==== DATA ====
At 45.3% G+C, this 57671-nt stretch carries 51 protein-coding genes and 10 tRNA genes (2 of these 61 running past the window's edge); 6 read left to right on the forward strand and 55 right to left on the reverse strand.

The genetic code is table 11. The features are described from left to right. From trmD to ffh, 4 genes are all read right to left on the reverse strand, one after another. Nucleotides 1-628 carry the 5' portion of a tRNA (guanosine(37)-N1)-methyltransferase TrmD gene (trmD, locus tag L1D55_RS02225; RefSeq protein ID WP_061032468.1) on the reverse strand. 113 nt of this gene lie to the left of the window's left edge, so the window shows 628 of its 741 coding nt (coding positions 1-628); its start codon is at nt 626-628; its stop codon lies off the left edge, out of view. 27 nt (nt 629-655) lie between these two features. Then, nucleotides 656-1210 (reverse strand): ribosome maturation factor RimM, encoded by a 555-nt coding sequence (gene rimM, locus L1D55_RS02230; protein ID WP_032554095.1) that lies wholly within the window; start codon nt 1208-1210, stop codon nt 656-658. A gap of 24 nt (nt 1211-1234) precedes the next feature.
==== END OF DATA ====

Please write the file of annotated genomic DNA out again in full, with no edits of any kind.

At 45.3% G+C, this 57671-nt stretch carries 51 protein-coding genes and 10 tRNA genes (2 of these 61 running past the window's edge); 6 read left to right on the forward strand and 55 right to left on the reverse strand.

The genetic code is table 11. The features are described from left to right. From trmD to ffh, 4 genes are all read right to left on the reverse strand, one after another. Nucleotides 1-628 carry the 5' portion of a tRNA (guanosine(37)-N1)-methyltransferase TrmD gene (trmD, locus tag L1D55_RS02225; RefSeq protein ID WP_061032468.1) on the reverse strand. 113 nt of this gene lie to the left of the window's left edge, so the window shows 628 of its 741 coding nt (coding positions 1-628); its start codon is at nt 626-628; its stop codon lies off the left edge, out of view. 27 nt (nt 629-655) lie between these two features. Then, nucleotides 656-1210 (reverse strand): ribosome maturation factor RimM, encoded by a 555-nt coding sequence (gene rimM, locus L1D55_RS02230; protein ID WP_032554095.1) that lies wholly within the window; start codon nt 1208-1210, stop codon nt 656-658. A gap of 24 nt (nt 1211-1234) precedes the next feature.